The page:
First Wilderness Bill of the this Congress to Reach President’s Desk
Author: teddygirl | Friday May 23, 2008
The following is from Campaign for America's Wilderness, an organization that is working to achieve lasting protection for threatened wild lands.
On April 29, just one week after Earth Day, the U.S. House of Representatives passed a major lands package (S. 2739), previously approved by the Senate, which contained The Wild Sky Wilderness Act-the first wilderness bill to be sent to the President by the 110th Congress. The Wild Sky Wilderness proposal will provide the strongest federal protection for approximately 106,000 acres of scenic national forest lands in the Wild Skykomish River region in Washington State.
After almost six years of consideration by Congress, through a cooperative collaboration of many varied interests and the able leadership of Senator Patty Murray (D-WA) and Representative Rick Larsen (D-WA), the final passage of Wild Sky represents a major achievement to protect some of this nation's most sensitive public lands for all Americans to enjoy. The bill, which had cleared the Senate in three previous Congresses, was finally passed by the House of Representatives in April 2007, but needed to be approved again within the context of the larger lands package in order to be sent to the President for enactment into law.
The first addition to the National Wilderness Preservation System to be cleared by the 110th Congress, the Wild Sky Wilderness Act will safeguard rugged peaks and beautiful sub-alpine meadows, key lower-elevation regions, biologically rich forests along the North Fork of the Skykomish River, as well as critical salmon habitat. This is also an area of world-class outdoor recreational opportunities that will now be protected for all time.
House Passes First Wilderness Bills of 2008
In addition to its approval of S. 2739, on Earth Day-April 22nd-the U.S. House of Representatives also overwhelmingly passed two additional wilderness bills. The Wild Monongahela Act (H.R. 5151) was agreed to by a vote of 368 to 17, and the Copper Salmon Wilderness Act (H.R. 3513) was accepted by voice vote, representing the first individual wilderness bills the House has approved to date this year.
The Wild Monongahela Act, sponsored by Natural Resources Committee Chairman Nick Rahall (D-WV), and supported by the entire West Virginia delegation, will designate as wilderness more than 37,000 acres of the wildest land left in the Monongahela National Forest. This bill is the first piece of legislation to protect wilderness in West Virginia in nearly 25 years, and will provide outstanding recreation opportunities for outdoor enthusiasts, rafters and kayakers, sportsmen, hikers, and campers. The bill will also ensure the region's numerous rare species of plants and animals are protected.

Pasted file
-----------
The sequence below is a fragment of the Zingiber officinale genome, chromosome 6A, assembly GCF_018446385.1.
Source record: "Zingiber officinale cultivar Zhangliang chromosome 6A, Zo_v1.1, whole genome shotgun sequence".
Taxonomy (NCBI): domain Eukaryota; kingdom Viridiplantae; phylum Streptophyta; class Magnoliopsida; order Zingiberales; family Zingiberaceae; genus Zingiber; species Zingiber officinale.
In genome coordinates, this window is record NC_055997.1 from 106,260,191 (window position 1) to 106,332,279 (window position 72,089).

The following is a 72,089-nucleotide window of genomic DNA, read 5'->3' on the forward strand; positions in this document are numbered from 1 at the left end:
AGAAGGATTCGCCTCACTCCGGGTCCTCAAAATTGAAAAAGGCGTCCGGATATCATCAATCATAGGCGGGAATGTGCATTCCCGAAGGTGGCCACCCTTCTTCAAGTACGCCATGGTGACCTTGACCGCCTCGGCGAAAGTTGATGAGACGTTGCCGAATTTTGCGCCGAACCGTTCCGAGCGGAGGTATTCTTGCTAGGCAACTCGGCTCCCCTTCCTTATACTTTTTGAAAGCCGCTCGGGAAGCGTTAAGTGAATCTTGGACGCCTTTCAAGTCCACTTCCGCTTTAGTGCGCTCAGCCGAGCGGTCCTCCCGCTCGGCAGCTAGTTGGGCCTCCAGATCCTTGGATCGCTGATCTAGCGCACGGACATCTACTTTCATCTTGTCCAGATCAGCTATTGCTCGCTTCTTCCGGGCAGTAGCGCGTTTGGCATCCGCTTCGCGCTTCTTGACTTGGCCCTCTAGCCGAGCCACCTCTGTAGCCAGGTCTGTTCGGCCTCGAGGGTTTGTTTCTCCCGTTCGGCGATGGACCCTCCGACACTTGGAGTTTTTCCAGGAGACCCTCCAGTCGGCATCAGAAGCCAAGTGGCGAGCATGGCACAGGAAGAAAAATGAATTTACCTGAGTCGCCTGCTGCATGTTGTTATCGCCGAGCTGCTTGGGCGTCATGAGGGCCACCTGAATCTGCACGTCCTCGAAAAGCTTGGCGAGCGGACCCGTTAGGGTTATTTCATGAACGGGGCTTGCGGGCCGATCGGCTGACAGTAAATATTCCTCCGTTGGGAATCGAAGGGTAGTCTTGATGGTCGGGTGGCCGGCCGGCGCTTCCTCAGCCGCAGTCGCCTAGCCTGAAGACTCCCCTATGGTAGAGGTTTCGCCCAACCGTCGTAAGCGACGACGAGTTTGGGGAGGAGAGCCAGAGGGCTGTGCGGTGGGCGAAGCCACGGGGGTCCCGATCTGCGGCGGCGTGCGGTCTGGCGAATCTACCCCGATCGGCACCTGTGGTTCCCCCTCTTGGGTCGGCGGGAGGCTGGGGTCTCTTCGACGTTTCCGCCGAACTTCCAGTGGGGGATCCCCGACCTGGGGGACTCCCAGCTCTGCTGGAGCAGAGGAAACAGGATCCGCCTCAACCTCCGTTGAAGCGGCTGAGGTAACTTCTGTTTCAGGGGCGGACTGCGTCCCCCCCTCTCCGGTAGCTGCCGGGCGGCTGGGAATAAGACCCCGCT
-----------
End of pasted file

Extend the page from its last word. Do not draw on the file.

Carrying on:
The Copper Salmon Wilderness Act, sponsored by Congressman Peter DeFazio (D-OR), will designate as wilderness some 14,000 acres of pristine, old-growth forest in the headwaters of the Elk River in the Siskiyou National Forest on Oregon's southern coast-ensuring the protection of some of the healthiest wild Chinook and steelhead runs on the west coast. The permanent protection of Copper Salmon as wilderness will also provide a boost to the local economy through increased tourism and outdoor recreation, and help guard against logging and development that could harm the health of the Elk River.
Both pieces of legislation have broad, bipartisan support.
On April 15, the Subcommittee on Public Lands and Forests of the Senate Committee on Energy and Natural Resources held a hearing on a number of pending public lands bills, including S. 570/H.R. 1011, the Virginia Ridge and Valley Act; S. 2109/H.R. 3682, the California Desert and Mountain Heritage Act; and S. 2581/H.R. 5151, the Wild Monongahela Wilderness Act.
The Virginia Ridge and Valley Act will designate some 55,000 acres in the Jefferson National Forest as wilderness, wilderness or national scenic areas, and was passed by the House on October 23, 2007. The California Desert and Mountain Heritage Act will permanently protect over 190,000 acres in Riverside County as wilderness, add 31 miles of four rivers to the Wild and Scenic River System, and expand by 5,000 acres the Santa Rosa and San Jacinto Mountains National Monument. The Wild Monongahela Wilderness Act will expand three existing wilderness areas-Cranberry, Dolly Sods and Otter Creek; create three new wilderness areas-Big Draft, Roaring Plains west and Spice Run; and will become the fist new wilderness in the state in 25 years.
In a second day of hearings held on April 22, the Subcommittee considered S. 2833, the Owyhee Public Land Management Act; and S. 2834, the Washington County Growth and Conservation Act.
The Owyhee Public Lands Management Act includes a provision to permanently protect as wilderness 517,000 acres in Idaho's Owyhee-Bruneau Canyonlands in the southwestern corner of the state-creating the largest protected area in Idaho since the 1980 designation of the Frank Church River of No Return Wilderness, as well as provide wild and scenic status to nearly 315 miles of rivers. The Washington County Growth and Conservation Act aims to resolve longstanding land management issues in Washington County, Utah, and, among other provisions, will protect nearly 265,000 acres of wilderness in the county, including such special places as Canaan Mountain, Red Mountain, Doc's Pass, and Cougar Canyon.
Finally, the Senate Energy and Natural Resources Committee is expected to further consider a number of public lands and wilderness bills in the near future. As early as the first full week of May, the Committee may mark-up over 40 bills, which may include the Virginia Ridge and Valley Act, the Wild Monongahela Act, and the Owyhee Public Land Management Act, amongst others.
For more information, visit Campaign for Americas Wilderness website.